LONDON (Reuters) - Britain should not favour financial services over other sectors of the economy as it negotiates its future trading relationship with the European Union after Brexit, Labour Party finance spokesman John McDonnell said on Thursday.
McDonnell said Conservative finance minister Philip Hammond had been wrong to suggest on Wednesday that parts of the TTIP trade agreement could be a model for future ties between Britain and the EU, as it favoured lawyers and big corporations.
“It is now clear that the government’s priorities are to win a deal for financial services first and then worry about the rest of the economy later,” he told the annual conference of the British Chambers of Commerce (BCC).
“There is no other reason to raise a specific deal for financial services, even if it is as bad and fantastical as proposed, while just last week refusing to negotiate a new customs union that would protect our manufacturing trade,” he added.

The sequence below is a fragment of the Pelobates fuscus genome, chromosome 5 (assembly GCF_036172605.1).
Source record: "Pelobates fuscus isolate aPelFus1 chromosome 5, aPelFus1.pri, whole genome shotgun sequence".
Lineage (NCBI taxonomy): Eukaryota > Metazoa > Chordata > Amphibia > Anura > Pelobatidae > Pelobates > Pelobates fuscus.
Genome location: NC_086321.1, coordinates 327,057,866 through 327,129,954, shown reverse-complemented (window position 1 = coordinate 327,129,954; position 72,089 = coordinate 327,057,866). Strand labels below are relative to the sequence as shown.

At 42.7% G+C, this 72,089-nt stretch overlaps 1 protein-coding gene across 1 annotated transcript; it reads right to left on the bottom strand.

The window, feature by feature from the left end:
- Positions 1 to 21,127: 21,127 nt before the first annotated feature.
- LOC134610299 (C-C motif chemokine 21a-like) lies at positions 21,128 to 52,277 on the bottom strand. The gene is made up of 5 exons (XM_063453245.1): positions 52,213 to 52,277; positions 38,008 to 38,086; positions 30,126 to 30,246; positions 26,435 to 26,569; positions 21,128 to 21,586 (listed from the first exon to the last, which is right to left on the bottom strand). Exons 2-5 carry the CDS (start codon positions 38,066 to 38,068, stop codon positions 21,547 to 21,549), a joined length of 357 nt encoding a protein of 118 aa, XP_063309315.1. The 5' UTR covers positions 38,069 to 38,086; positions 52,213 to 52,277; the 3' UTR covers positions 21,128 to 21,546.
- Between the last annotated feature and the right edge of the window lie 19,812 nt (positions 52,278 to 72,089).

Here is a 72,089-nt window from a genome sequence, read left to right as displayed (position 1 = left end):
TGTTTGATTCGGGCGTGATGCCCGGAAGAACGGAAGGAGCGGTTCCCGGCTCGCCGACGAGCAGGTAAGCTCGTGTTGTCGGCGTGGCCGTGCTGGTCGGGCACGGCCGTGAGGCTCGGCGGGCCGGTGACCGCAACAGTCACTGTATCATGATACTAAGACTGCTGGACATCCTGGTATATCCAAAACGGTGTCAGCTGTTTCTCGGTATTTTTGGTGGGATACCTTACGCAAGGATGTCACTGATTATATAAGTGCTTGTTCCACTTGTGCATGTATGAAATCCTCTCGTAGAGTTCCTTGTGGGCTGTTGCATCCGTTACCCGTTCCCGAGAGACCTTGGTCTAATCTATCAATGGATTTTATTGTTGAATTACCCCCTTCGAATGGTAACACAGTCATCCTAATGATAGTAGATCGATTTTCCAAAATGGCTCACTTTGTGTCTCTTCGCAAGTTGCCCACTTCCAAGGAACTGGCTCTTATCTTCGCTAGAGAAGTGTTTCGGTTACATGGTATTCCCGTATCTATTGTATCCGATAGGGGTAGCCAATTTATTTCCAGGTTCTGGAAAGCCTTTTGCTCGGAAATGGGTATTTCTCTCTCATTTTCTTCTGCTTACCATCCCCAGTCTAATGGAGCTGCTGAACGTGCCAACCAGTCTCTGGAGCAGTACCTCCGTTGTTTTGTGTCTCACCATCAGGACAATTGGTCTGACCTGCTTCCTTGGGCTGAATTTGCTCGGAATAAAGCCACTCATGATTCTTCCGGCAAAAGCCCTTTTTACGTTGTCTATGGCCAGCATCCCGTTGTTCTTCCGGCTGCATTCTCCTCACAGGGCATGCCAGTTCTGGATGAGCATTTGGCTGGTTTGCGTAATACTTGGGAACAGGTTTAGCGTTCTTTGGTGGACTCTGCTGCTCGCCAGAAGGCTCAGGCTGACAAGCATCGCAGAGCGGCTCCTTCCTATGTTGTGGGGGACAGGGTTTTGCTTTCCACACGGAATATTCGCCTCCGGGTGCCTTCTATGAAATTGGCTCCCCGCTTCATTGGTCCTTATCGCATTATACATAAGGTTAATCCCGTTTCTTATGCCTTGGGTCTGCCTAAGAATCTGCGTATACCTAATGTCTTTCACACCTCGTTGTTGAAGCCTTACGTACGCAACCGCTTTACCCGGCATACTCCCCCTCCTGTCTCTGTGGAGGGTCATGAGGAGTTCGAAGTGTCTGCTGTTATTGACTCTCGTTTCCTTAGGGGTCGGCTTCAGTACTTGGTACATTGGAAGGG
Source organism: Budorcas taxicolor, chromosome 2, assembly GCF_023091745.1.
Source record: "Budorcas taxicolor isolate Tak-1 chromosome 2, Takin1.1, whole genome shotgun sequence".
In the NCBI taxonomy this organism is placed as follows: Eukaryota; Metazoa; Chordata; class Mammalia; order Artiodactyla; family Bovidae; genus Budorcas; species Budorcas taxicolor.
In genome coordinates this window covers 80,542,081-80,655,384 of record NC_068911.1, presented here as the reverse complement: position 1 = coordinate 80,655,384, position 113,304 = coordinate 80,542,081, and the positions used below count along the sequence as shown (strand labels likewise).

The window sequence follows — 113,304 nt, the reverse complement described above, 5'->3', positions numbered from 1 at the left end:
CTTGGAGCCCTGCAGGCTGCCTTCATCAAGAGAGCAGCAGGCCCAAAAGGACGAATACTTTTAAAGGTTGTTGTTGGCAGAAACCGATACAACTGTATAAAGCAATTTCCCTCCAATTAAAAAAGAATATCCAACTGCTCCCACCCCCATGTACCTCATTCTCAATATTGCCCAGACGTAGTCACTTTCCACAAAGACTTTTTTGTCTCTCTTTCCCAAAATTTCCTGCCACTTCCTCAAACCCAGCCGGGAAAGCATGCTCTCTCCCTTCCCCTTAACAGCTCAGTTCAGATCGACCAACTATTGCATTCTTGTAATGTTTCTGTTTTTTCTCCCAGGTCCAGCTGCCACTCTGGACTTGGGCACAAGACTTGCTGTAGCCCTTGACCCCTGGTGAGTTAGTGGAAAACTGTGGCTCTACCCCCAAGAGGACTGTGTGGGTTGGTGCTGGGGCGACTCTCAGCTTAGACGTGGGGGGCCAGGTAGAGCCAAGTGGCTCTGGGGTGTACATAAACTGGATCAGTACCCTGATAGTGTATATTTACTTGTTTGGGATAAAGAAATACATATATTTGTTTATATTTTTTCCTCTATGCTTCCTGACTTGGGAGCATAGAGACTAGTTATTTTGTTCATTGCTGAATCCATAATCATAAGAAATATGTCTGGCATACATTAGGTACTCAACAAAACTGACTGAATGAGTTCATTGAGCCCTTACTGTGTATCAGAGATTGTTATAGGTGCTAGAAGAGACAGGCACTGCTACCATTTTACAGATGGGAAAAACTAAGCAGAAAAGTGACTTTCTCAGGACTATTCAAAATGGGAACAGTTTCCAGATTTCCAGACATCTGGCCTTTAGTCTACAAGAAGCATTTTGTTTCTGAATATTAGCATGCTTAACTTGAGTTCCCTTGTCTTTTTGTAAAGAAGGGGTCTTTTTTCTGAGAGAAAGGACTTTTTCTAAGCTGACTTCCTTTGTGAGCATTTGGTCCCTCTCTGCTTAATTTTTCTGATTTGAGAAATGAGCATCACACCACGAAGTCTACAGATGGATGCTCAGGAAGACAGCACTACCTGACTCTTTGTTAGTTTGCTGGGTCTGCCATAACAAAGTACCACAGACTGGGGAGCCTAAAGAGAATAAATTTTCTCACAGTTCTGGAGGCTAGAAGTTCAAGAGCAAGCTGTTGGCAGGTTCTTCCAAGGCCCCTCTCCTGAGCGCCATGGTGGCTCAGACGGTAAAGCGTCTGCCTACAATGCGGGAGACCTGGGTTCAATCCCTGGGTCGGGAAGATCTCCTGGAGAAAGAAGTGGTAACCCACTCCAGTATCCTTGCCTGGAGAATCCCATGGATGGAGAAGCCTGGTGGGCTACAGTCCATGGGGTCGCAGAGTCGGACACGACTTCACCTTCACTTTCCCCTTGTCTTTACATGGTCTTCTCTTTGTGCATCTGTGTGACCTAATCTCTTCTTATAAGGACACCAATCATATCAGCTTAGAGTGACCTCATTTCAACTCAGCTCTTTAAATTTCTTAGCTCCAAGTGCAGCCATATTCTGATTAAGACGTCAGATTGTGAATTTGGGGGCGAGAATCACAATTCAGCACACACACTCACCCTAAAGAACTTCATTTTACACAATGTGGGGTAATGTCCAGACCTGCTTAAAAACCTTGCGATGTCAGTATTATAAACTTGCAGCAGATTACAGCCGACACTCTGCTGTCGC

“We need a government that pays a little less time to the rentiers and speculators and more time for those who work in and out of businesses and run companies.”
Later, BCC director-general Adam Marshall said his group did not want to see different sectors of the economy pitted against each other, or widespread nationalisation.
“Make no mistake - the facile, breezy discussion on nationalisation under way on the hard left of the UK’s political spectrum is just as wrong-headed as the Brexit fantasy world inhabited by some on the hard right,” he told the conference.
Before last June’s general election, Labour said it would seek to bring train operators and water and energy utilities back into public ownership, and since then has said it wants to reduce the role of private contractors in providing public services.
Opinion polls show widespread support for nationalisation of railways and utilities.
The BCC said a nationalisation programme would undermine private pension savings, damage investment and reduce competition, and that it would be better to strengthen regulators.
Reporting by David Milliken and Andrew MacAskill; editing by Stephen Addison